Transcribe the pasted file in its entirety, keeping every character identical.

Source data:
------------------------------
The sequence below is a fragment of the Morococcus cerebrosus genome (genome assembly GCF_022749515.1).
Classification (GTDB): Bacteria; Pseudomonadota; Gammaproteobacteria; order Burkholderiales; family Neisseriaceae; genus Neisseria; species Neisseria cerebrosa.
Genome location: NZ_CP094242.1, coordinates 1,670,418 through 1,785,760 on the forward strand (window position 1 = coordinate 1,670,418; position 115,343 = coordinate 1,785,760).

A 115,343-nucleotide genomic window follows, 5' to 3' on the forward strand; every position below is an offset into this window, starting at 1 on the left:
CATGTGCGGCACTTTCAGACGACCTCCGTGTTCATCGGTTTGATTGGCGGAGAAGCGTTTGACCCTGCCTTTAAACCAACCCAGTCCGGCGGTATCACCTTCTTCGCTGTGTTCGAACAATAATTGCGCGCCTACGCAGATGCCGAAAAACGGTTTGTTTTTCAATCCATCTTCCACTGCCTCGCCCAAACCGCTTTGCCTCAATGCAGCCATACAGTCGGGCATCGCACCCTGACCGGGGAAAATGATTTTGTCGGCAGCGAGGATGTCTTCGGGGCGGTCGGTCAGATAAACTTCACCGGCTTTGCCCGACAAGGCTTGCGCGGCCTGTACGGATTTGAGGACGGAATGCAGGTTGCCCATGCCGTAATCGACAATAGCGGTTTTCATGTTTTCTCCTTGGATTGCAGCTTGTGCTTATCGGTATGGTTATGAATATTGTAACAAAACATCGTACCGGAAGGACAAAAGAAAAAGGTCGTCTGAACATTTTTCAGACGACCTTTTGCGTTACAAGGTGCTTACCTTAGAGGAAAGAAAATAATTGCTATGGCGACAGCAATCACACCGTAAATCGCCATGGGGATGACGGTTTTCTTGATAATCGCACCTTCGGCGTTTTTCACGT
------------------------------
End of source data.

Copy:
The sequence below is a fragment of the Morococcus cerebrosus genome (genome assembly GCF_022749515.1).
Classification (GTDB): Bacteria; Pseudomonadota; Gammaproteobacteria; order Burkholderiales; family Neisseriaceae; genus Neisseria; species Neisseria cerebrosa.
Genome location: NZ_CP094242.1, coordinates 1,670,418 through 1,785,760 on the forward strand (window position 1 = coordinate 1,670,418; position 115,343 = coordinate 1,785,760).

A 115,343-nucleotide genomic window follows, 5' to 3' on the forward strand; every position below is an offset into this window, starting at 1 on the left:
CATGTGCGGCACTTTCAGACGACCTCCGTGTTCATCGGTTTGATTGGCGGAGAAGCGTTTGACCCTGCCTTTAAACCAACCCAGTCCGGCGGTATCACCTTCTTCGCTGTGTTCGAACAATAATTGCGCGCCTACGCAGATGCCGAAAAACGGTTTGTTTTTCAATCCATCTTCCACTGCCTCGCCCAAACCGCTTTGCCTCAATGCAGCCATACAGTCGGGCATCGCACCCTGACCGGGGAAAATGATTTTGTCGGCAGCGAGGATGTCTTCGGGGCGGTCGGTCAGATAAACTTCACCGGCTTTGCCCGACAAGGCTTGCGCGGCCTGTACGGATTTGAGGACGGAATGCAGGTTGCCCATGCCGTAATCGACAATAGCGGTTTTCATGTTTTCTCCTTGGATTGCAGCTTGTGCTTATCGGTATGGTTATGAATATTGTAACAAAACATCGTACCGGAAGGACAAAAGAAAAAGGTCGTCTGAACATTTTTCAGACGACCTTTTGCGTTACAAGGTGCTTACCTTAGAGGAAAGAAAATAATTGCTATGGCGACAGCAATCACACCGTAAATCGCCATGGGGATGACGGTTTTCTTGATAATCGCACCTTCGGCGTTTTTCACGT